While the police force across the country grew 10% over five years between 2010 and 2014, the numbers of women in police forces rose 59%.
In conjunction with a target of 33% women in police forces, set by the Ministry of Home Affairs in 2009 (and reiterated in 2013), it may appear that India is seriously feminising its police forces, as a report by the Commonwealth Human Rights Initiative (CHRI) details.
But women police officers in five states who participated in the study spoke of the absence of toilets and other facilities and child-care support, in addition to persistent and widespread bias, according to Devika Prasad, co-editor of the study. The CHRI is a non-government organisation mandated to ensure human rights in Commonwealth countries.
Less than a third of states have acceded to the 33% target, and when it comes to actually filling positions, even leading states, such as Maharashtra and Tamil Nadu, have only 10% and 12% women in the police force.
Tamil Nadu has the highest proportion of female officers at 12.4% (13,842) of the total police force in the state, followed by Himachal Pradesh, where women make up 11% of the police force.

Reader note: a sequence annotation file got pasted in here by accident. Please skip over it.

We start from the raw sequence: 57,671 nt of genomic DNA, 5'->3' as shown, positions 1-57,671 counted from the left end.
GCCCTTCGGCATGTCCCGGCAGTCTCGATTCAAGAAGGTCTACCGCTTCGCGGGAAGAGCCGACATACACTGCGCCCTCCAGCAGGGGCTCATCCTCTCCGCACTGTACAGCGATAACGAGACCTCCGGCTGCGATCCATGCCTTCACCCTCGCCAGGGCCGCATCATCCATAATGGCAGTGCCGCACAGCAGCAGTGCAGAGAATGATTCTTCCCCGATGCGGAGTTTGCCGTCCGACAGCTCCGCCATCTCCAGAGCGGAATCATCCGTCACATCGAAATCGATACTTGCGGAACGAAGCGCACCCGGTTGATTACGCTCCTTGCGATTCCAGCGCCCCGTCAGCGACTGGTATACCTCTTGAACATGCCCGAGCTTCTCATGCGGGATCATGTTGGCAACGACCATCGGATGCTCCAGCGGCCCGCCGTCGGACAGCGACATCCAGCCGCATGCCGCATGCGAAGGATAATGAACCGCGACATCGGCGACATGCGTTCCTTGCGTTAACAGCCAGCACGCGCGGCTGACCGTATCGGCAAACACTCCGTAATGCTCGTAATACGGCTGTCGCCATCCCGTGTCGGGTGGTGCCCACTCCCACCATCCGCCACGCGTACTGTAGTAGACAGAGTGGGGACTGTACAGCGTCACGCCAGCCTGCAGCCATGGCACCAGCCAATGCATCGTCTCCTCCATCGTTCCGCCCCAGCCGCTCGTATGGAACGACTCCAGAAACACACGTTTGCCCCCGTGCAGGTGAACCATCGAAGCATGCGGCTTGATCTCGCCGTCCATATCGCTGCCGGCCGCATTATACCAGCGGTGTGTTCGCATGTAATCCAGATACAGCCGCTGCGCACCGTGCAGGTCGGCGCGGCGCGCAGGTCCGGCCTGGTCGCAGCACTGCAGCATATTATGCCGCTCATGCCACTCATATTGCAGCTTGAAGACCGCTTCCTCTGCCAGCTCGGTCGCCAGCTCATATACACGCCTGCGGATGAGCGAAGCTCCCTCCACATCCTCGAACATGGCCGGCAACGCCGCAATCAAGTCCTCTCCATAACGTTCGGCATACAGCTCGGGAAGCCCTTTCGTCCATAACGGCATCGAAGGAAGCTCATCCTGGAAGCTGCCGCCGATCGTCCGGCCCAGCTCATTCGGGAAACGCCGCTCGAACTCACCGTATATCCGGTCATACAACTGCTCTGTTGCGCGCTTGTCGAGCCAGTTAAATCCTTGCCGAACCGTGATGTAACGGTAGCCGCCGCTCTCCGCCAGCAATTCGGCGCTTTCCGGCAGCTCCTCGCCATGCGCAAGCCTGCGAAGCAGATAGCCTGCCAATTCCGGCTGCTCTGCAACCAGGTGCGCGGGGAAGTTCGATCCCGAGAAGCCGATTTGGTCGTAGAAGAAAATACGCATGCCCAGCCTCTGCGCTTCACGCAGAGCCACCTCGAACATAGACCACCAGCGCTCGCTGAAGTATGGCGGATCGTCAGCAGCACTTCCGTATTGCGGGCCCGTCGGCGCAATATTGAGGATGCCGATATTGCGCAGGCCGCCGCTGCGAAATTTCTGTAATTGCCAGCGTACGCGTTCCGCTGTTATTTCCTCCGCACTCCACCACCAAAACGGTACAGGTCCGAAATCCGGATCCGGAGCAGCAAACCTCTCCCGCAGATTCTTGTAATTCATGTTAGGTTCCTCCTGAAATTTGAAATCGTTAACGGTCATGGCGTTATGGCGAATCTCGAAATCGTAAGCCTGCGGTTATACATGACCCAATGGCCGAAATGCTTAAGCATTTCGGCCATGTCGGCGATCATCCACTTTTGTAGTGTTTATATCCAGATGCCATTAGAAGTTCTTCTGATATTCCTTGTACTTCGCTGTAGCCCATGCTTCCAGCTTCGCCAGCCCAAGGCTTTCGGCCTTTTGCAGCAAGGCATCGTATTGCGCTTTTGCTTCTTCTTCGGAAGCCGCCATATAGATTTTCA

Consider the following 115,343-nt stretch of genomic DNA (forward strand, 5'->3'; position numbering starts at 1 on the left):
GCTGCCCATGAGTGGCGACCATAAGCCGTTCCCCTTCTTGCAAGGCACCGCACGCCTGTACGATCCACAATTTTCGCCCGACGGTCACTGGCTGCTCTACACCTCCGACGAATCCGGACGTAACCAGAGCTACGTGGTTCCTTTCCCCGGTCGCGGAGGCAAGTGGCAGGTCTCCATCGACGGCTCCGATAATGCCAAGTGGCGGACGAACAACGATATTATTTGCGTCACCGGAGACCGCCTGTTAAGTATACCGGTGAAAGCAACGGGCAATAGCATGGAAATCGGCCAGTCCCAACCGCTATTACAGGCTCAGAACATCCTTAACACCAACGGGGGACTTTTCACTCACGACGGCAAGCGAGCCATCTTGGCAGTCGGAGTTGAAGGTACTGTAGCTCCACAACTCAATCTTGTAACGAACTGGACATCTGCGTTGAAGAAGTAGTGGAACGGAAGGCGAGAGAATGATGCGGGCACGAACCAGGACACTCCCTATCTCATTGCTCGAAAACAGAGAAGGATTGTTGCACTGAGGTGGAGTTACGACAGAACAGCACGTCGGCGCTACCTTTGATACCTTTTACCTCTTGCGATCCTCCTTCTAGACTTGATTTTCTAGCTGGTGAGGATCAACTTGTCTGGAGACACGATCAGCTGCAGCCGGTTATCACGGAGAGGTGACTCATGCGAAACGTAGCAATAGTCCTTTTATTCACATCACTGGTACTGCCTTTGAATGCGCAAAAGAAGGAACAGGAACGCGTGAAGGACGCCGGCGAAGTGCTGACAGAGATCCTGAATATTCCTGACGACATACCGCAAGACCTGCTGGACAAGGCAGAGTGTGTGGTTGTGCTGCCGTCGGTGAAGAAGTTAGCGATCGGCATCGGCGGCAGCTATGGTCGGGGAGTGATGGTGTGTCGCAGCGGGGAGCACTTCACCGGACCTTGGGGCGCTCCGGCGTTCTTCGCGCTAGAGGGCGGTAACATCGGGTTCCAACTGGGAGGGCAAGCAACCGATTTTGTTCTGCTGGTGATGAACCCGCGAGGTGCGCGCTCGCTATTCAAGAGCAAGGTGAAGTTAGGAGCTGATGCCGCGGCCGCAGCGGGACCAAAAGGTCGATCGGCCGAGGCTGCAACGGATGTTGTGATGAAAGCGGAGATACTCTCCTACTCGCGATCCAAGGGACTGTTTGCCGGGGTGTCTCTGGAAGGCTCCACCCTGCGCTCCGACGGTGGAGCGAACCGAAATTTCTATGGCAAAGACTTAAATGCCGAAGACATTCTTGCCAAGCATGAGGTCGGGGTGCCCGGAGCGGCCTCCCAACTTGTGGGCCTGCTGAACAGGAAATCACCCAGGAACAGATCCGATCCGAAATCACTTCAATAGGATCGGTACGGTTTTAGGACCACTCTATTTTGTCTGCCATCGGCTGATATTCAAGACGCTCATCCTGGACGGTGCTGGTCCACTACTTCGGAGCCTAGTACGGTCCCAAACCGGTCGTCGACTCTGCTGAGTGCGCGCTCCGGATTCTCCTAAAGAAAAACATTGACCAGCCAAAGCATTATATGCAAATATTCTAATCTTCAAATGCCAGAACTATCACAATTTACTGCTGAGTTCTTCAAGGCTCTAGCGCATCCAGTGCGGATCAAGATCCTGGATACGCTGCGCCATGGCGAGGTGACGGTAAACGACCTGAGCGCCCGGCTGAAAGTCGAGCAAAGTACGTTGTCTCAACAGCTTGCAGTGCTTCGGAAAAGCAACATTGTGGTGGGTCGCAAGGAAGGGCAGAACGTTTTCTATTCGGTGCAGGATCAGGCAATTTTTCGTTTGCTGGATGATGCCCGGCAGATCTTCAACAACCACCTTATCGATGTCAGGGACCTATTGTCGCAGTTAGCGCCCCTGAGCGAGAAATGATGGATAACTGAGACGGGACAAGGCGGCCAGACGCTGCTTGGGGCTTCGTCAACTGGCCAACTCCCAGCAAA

While there are 8.5% women in Odisha's police force, Rajasthan is lower at 7%.
After the Chief Minister of Madhya Pradesh announced that reservation for women in the state police should be raised to 33% from the present 30%, the police headquarters and the home department resisted, arguing that most policing work can only be done by men and more women would be detrimental to the force.
Only 12 states--Maharashtra, Rajasthan, Tamil Nadu, Odisha, Bihar, Sikkim, Gujarat, Madhya Pradesh, Jharkhand, Tripura, Telangana, and Uttarakhand--and the central government (for all seven union territories) reserve a third of positions in their police forces.
Meanwhile, crime against women continues to soar
The rise in numbers of women police have no relation to crime against women, which increased 58% in 2014, according to latest data from National Crimes Record Bureau (NCRB).
Women accounted for 6% of the entire police force in 2014, up from 4.2% in 2010.
More women in the police are important to sensitise the police to women's issues and make women more comfortable in reporting crimes against them, said the CHRI report.
The issue of more women in policing has been gaining momentum since the brutal 2012 gangrape of a young woman in Delhi that later came to be known as the Nirbhaya case.
Convictions continue to be low three years after the case and modifications to laws, IndiaSpend previously reported.
Crimes against women increased 58%, from 213,585 in 2010 to 337,922 in 2014.
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